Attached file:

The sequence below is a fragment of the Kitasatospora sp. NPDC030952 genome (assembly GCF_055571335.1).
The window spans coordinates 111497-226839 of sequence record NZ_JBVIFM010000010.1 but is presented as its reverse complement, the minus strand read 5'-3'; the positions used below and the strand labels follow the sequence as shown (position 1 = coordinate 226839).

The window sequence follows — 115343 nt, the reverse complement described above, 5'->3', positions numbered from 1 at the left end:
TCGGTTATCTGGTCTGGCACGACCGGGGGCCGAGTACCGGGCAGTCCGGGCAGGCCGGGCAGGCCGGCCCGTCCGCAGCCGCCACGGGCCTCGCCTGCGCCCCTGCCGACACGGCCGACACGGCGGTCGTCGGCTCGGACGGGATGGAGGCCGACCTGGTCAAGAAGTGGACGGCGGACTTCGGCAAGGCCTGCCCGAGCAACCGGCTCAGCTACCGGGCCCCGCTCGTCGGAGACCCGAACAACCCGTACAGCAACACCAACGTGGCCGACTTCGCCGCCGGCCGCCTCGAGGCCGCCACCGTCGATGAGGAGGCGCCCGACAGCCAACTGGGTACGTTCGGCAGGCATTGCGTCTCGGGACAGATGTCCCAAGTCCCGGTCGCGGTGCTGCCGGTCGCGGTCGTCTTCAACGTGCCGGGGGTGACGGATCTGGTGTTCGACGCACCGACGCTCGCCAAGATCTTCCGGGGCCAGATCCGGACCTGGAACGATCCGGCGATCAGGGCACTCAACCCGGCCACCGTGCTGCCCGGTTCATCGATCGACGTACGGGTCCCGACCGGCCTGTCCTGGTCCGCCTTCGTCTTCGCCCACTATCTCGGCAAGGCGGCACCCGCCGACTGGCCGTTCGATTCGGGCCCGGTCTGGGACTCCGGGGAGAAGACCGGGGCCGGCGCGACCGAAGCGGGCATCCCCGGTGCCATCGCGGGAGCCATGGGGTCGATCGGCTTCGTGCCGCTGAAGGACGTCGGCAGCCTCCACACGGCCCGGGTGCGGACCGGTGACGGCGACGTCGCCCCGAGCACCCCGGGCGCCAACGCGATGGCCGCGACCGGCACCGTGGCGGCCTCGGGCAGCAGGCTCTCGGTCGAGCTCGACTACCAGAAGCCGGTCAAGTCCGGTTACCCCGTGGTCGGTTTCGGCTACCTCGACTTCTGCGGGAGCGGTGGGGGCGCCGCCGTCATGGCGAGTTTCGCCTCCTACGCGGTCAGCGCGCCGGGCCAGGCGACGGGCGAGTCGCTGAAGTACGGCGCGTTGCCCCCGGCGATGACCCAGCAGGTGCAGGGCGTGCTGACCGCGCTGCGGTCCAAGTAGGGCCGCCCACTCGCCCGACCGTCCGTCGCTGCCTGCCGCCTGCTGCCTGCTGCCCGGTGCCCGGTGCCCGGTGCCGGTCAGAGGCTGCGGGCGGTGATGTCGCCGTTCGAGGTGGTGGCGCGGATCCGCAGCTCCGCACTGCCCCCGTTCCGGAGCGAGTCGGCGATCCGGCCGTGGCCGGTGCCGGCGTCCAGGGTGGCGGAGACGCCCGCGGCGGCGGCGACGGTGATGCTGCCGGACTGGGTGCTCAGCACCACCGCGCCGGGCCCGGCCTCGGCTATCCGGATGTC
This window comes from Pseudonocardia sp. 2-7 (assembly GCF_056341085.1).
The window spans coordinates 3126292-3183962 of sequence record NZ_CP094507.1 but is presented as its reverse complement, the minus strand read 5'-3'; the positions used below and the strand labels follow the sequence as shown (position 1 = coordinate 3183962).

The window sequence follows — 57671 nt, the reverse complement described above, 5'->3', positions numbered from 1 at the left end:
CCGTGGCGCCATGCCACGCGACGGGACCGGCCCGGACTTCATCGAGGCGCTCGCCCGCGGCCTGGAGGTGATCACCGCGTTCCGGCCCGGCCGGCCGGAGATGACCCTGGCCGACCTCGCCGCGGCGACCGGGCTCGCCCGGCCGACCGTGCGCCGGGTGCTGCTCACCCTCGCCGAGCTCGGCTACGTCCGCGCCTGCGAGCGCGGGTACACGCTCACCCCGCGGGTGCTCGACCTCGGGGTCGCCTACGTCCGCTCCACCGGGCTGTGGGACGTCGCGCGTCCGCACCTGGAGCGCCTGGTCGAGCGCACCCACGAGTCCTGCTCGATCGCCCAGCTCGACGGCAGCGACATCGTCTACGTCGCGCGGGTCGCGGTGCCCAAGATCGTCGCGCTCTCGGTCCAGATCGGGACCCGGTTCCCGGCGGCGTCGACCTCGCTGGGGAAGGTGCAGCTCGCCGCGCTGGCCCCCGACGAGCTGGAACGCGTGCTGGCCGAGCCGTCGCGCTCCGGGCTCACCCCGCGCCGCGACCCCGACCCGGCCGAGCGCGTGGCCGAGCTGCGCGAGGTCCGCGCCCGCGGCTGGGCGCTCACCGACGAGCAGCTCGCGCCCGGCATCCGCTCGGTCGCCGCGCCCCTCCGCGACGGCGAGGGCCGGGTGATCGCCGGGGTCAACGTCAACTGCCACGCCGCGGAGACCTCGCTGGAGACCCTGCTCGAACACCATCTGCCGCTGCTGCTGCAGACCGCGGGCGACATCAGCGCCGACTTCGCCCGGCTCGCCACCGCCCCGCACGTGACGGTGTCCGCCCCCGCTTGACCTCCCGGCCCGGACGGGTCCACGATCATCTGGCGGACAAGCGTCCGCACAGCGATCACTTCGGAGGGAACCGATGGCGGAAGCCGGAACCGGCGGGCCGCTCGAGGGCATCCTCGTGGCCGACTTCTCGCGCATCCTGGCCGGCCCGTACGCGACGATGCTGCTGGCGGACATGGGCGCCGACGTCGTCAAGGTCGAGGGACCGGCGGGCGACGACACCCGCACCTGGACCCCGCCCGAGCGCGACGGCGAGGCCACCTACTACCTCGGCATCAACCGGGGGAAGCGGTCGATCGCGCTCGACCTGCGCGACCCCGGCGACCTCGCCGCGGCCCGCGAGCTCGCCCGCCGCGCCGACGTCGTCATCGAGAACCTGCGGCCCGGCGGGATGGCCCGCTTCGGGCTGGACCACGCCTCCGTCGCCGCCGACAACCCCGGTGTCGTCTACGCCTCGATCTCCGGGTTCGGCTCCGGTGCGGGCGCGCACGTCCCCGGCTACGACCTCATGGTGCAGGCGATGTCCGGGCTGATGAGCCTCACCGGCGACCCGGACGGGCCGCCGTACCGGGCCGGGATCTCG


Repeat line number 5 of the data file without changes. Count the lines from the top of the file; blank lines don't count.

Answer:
This window comes from Pseudonocardia sp. 2-7 (assembly GCF_056341085.1).